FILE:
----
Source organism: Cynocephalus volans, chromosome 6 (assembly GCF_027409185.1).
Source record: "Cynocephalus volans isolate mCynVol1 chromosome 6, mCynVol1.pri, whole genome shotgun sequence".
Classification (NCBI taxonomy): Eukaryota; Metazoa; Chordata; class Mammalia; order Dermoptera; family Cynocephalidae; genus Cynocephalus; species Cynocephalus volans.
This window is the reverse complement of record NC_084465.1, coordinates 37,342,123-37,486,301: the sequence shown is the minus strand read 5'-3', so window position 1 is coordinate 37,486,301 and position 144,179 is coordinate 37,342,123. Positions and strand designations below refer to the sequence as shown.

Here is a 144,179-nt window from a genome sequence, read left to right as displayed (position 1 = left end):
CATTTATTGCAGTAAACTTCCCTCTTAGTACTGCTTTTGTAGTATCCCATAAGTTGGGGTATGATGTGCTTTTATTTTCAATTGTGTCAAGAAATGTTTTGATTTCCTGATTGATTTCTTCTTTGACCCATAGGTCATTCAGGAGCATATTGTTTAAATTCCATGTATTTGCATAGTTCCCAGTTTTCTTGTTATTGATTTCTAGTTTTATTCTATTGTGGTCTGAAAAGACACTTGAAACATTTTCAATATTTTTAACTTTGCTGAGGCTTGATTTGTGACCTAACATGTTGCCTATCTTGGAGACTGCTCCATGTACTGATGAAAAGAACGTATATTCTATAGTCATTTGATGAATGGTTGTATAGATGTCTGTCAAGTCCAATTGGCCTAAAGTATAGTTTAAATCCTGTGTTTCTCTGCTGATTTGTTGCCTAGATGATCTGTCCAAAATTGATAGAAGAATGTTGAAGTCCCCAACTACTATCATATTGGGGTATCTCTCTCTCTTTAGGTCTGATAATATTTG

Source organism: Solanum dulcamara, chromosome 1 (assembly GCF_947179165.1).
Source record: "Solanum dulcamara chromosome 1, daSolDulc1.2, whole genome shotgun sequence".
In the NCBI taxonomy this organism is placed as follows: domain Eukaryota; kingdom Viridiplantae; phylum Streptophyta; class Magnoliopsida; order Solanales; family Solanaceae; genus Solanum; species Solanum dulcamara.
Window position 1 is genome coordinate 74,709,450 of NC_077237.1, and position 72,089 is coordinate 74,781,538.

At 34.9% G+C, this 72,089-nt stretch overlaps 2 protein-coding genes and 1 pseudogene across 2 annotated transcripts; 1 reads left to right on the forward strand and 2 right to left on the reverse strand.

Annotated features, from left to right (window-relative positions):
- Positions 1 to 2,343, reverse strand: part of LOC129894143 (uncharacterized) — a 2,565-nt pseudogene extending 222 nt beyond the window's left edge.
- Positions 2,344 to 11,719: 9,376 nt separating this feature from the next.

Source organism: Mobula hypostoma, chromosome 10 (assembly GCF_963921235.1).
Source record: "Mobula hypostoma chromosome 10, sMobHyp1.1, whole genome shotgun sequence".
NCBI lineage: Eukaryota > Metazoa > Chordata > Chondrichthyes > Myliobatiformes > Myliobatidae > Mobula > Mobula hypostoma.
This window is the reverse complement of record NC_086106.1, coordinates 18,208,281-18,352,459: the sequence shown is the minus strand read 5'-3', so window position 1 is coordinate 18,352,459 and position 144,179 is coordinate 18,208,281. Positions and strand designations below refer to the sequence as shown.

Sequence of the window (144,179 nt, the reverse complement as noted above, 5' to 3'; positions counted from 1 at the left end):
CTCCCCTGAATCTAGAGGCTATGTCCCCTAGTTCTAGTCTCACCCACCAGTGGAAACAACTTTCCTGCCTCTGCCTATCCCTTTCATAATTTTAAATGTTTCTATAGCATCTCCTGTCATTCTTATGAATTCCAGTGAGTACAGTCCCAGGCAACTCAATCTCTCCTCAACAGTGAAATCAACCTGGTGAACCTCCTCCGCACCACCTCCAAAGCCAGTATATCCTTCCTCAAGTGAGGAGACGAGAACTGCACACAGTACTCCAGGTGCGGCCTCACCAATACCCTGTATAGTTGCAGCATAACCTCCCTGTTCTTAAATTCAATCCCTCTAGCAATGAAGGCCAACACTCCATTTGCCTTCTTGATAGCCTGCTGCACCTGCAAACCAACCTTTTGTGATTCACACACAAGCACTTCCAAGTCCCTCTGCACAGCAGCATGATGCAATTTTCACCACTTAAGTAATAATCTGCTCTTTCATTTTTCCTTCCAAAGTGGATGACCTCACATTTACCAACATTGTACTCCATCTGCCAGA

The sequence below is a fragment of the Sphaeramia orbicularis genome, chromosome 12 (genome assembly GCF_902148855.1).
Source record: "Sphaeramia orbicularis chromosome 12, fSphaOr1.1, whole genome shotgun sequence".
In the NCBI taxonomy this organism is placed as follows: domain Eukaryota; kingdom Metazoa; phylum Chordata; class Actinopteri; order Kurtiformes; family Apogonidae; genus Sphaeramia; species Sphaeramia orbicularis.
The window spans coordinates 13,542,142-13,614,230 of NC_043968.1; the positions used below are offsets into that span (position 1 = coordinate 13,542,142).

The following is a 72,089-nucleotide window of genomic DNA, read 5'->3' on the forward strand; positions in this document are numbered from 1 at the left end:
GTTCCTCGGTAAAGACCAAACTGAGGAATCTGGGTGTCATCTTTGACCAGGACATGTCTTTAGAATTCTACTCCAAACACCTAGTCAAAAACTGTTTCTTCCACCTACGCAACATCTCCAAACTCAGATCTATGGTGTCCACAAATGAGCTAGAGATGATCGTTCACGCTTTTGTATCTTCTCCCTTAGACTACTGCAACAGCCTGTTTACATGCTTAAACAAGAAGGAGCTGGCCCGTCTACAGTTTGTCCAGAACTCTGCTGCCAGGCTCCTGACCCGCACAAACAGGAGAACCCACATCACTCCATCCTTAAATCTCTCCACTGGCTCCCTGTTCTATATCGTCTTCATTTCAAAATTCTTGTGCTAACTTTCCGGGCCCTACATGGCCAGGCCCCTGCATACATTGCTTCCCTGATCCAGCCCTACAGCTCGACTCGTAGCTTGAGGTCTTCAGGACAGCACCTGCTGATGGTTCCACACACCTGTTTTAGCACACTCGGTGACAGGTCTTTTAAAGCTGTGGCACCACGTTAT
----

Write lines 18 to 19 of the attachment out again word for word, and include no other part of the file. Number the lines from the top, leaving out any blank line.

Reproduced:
This window is the reverse complement of record NC_086106.1, coordinates 18,208,281-18,352,459: the sequence shown is the minus strand read 5'-3', so window position 1 is coordinate 18,352,459 and position 144,179 is coordinate 18,208,281. Positions and strand designations below refer to the sequence as shown.

Sequence of the window (144,179 nt, the reverse complement as noted above, 5' to 3'; positions counted from 1 at the left end):